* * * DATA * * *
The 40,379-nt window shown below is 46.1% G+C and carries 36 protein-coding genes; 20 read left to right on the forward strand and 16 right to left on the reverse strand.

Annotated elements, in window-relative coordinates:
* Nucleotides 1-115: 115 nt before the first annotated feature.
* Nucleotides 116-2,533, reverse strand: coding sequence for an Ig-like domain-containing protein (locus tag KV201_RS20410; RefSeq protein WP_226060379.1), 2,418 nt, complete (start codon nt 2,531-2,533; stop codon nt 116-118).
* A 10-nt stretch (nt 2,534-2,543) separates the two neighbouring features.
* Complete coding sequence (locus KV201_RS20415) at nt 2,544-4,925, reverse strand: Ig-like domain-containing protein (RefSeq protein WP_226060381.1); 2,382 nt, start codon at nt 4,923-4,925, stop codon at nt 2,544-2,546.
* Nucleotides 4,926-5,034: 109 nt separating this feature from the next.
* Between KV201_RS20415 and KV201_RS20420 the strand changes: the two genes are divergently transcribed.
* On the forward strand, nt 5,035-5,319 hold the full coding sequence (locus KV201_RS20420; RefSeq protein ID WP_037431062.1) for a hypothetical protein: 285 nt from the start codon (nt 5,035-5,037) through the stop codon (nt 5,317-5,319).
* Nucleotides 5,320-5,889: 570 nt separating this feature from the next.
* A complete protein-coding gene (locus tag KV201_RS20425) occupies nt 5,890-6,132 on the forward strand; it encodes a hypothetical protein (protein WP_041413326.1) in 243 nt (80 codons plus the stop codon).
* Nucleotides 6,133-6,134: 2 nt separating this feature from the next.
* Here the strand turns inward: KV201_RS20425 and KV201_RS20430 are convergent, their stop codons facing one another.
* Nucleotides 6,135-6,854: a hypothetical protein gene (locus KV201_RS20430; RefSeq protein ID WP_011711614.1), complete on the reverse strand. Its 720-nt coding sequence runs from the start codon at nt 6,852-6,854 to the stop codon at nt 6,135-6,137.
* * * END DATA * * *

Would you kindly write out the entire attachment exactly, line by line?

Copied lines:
The 40,379-nt window shown below is 46.1% G+C and carries 36 protein-coding genes; 20 read left to right on the forward strand and 16 right to left on the reverse strand.

Annotated elements, in window-relative coordinates:
* Nucleotides 1-115: 115 nt before the first annotated feature.
* Nucleotides 116-2,533, reverse strand: coding sequence for an Ig-like domain-containing protein (locus tag KV201_RS20410; RefSeq protein WP_226060379.1), 2,418 nt, complete (start codon nt 2,531-2,533; stop codon nt 116-118).
* A 10-nt stretch (nt 2,534-2,543) separates the two neighbouring features.
* Complete coding sequence (locus KV201_RS20415) at nt 2,544-4,925, reverse strand: Ig-like domain-containing protein (RefSeq protein WP_226060381.1); 2,382 nt, start codon at nt 4,923-4,925, stop codon at nt 2,544-2,546.
* Nucleotides 4,926-5,034: 109 nt separating this feature from the next.
* Between KV201_RS20415 and KV201_RS20420 the strand changes: the two genes are divergently transcribed.
* On the forward strand, nt 5,035-5,319 hold the full coding sequence (locus KV201_RS20420; RefSeq protein ID WP_037431062.1) for a hypothetical protein: 285 nt from the start codon (nt 5,035-5,037) through the stop codon (nt 5,317-5,319).
* Nucleotides 5,320-5,889: 570 nt separating this feature from the next.
* A complete protein-coding gene (locus tag KV201_RS20425) occupies nt 5,890-6,132 on the forward strand; it encodes a hypothetical protein (protein WP_041413326.1) in 243 nt (80 codons plus the stop codon).
* Nucleotides 6,133-6,134: 2 nt separating this feature from the next.
* Here the strand turns inward: KV201_RS20425 and KV201_RS20430 are convergent, their stop codons facing one another.
* Nucleotides 6,135-6,854: a hypothetical protein gene (locus KV201_RS20430; RefSeq protein ID WP_011711614.1), complete on the reverse strand. Its 720-nt coding sequence runs from the start codon at nt 6,852-6,854 to the stop codon at nt 6,135-6,137.